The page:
“Then could I ask you a favor?”

I stopped several feet away and frowned down at my left wrist. (Never mind that I don’t own a watch.) Even without looking, I could sense how she went on guard. The man must have sensed it too, because he said, “Nothing too difficult, I promise!”

They were announcing my train now. (“The delayed 10:10,” the loudspeaker called it. It’s always “the delayed” this or that.) People started moving toward Gate E, the older couples hauling their wheeled bags behind them like big, meek pets on leashes. If the woman in the feather coat said anything, I missed it. Next I heard, the man was talking. “My daughter’s flying out this afternoon for a junior semester abroad,” he was saying. “Leaving from Philadelphia; the airline offers a bargain rate if you leave from Philadelphia. So I put her on a train this morning, stopped for groceries afterward, and came home to find my wife in a state. It seems our daughter’d forgotten her passport. She’d telephoned from the station in Philly; didn’t know what to do next.”

The woman clucked sympathetically. I’d have kept quiet myself. Waited to find out where the guy was heading with this.

“So I told her she should stay put. Stay right there in the station, I said, and I would get somebody here to carry up her passport.”

A likely story! Why didn’t he go himself, if this was such an emergency?

“Why don’t you go yourself?” the woman asked him.

“I can’t leave my wife alone that long. She’s in a wheelchair: Parkinson’s.”

This seemed like a pretty flimsy excuse, if you want my honest opinion. Also, it exceeded what I would consider the normal quota for misfortunes. Not only a lamebrain daughter, but a wife with a major disease! I let my eyes wander toward the two of them. The woman was gazing up into the man’s face, pooching her mouth out thoughtfully. The man was holding a packet. He must have pulled it from his car coat: not a manila envelope, which would have been the logical choice, but one of those padded mailers the size of a paperback book. Aha! Padded! So you couldn’t feel the contents! And from where I stood, it looked to be stapled shut besides.
Watch yourself lady
, I said silently.

As if she’d heard me, she told the man, “I hope this isn’t some kind of contraband.” Except she pronounced it “counter-band,” which made me think she must not be a schoolmarm, after all.

“No, no!” the man told her. He gave a huff of a laugh. “No, I can assure you it’s not counterband.”

Was he repeating her mistake on purpose? I couldn’t tell. (Or maybe the word really
was
“counterband.”) Meanwhile, the loudspeaker came to life again. The delayed 10:10 was now boarding. Train wheels squealed below me. “I’ll do it,” the woman decided.

“Oh, wonderful! That’s wonderful! Thanks!” the man told her, and he handed her the packet. She was already rising. Instead of a suitcase, she had one of those tote things that could have been just a large purse, and she fitted the strap over her shoulder and lined up the packet with the book she’d been reading. “So let’s see,” the man was saying. “You’ve got light-colored hair, you’re wearing a brown print coat…. I’ll call the pay phone where my daughter’s waiting and let her know who to watch for. She’ll be standing at Information when you get there. Esther Brimm, her name is—a redhead. You can’t miss that hair of hers. Wearing jeans and a blue-jean jacket. Ask if she’s Esther Brimm.”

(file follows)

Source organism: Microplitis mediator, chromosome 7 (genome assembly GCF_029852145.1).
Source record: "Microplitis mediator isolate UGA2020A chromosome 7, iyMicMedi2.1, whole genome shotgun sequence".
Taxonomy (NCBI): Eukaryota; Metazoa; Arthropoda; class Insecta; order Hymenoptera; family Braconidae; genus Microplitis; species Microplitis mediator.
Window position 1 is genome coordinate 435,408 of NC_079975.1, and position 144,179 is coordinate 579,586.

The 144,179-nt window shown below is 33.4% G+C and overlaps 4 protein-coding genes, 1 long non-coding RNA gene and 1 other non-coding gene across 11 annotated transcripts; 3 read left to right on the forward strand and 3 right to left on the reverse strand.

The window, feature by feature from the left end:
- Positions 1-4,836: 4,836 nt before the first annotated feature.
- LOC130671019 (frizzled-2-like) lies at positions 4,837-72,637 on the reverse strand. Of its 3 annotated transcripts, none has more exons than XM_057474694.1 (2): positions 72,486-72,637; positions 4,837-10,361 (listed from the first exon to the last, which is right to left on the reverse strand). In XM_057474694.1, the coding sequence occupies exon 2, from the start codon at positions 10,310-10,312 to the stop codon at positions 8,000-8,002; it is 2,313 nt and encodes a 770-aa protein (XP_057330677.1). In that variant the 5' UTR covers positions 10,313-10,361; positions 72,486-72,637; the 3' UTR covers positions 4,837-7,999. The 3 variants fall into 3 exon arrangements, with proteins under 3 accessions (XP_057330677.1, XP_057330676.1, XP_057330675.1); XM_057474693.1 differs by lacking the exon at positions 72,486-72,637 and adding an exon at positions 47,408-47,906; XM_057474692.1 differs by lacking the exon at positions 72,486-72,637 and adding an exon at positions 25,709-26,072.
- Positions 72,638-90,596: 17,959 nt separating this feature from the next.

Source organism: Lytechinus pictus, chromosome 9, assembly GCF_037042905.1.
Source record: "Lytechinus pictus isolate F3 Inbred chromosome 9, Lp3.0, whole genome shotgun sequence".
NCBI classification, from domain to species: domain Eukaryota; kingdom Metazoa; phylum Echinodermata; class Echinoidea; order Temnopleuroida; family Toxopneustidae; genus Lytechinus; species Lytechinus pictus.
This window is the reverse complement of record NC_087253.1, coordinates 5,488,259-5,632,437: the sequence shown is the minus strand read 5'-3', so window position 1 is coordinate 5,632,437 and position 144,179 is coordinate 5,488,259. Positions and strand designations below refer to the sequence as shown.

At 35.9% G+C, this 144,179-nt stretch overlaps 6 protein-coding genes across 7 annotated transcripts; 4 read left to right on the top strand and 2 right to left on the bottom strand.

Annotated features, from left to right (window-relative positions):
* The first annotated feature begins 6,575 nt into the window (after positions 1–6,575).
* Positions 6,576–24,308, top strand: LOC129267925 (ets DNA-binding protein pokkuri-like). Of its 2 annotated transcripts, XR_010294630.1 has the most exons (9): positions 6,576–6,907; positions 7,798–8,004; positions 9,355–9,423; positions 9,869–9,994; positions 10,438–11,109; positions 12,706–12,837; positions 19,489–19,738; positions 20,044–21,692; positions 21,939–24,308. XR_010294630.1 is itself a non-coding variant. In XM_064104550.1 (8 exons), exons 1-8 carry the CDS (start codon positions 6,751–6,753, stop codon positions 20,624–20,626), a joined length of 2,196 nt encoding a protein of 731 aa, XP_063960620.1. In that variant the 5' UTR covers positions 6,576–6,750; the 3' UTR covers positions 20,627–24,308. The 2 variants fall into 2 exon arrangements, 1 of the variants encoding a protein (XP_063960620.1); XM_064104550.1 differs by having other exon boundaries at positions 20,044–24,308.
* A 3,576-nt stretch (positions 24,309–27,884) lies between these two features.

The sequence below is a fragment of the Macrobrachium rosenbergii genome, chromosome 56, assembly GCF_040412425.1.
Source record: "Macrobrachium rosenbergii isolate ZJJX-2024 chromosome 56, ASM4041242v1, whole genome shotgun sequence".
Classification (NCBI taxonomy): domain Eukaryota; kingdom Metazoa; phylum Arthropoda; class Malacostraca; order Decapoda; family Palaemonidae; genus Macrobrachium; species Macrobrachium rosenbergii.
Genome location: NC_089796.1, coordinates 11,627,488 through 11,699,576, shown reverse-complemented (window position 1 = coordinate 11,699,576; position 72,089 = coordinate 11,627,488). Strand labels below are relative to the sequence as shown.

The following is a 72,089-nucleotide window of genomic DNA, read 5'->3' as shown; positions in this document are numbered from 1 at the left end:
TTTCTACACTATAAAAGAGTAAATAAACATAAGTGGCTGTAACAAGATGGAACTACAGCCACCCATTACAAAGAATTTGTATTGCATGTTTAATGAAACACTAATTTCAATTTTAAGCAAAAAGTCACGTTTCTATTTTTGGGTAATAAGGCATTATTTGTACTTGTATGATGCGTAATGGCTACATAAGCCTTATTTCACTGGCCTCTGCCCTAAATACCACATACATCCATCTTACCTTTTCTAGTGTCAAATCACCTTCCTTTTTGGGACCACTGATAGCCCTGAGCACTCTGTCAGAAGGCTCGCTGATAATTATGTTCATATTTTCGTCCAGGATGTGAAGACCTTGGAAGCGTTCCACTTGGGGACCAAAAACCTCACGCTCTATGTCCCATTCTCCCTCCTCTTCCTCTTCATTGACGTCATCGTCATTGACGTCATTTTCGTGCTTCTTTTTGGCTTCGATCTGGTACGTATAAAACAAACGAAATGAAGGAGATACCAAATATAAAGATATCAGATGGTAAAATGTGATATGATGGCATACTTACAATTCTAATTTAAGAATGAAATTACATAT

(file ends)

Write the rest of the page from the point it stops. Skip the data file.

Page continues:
He followed the woman through the double doors and down the stairs, although he wasn’t supposed to. I was close behind. The cold felt good after the packed waiting room. “And you are?” the man was asking.

Affected way of putting it. They arrived on the platform and stopped short, so that I just about ran over them. The woman said, “I’m Sophia—” and then something like “Maiden” that I couldn’t exactly hear. (The train was in place but rumbling, and passengers were clip-clopping by.) “In case we miss connections, though …,” she said, raising her voice.

In case they missed connections, he should put his name and phone number on the mailer. Any fool would know that much. But he seemed to have his mind elsewhere. He said, “Um … now, do you live in Baltimore? I mean, are you coming
back
to Baltimore, or is Philly your end destination?”

I almost laughed aloud at that. So! Already he’d forgotten he was grateful; begun to question his angel of mercy’s reliability. But she didn’t take offense. She said, “Oh, I’m a
long-time
Baltimorean. This is just an overnight visit to my mother. I do it every weekend: take the ten-ten Patriot Saturday morning and come back sometime Sunday.”

“Well, then!” he said. “Well. I certainly do appreciate this.”

“It’s no trouble at all,” she said, and she smiled and turned to board.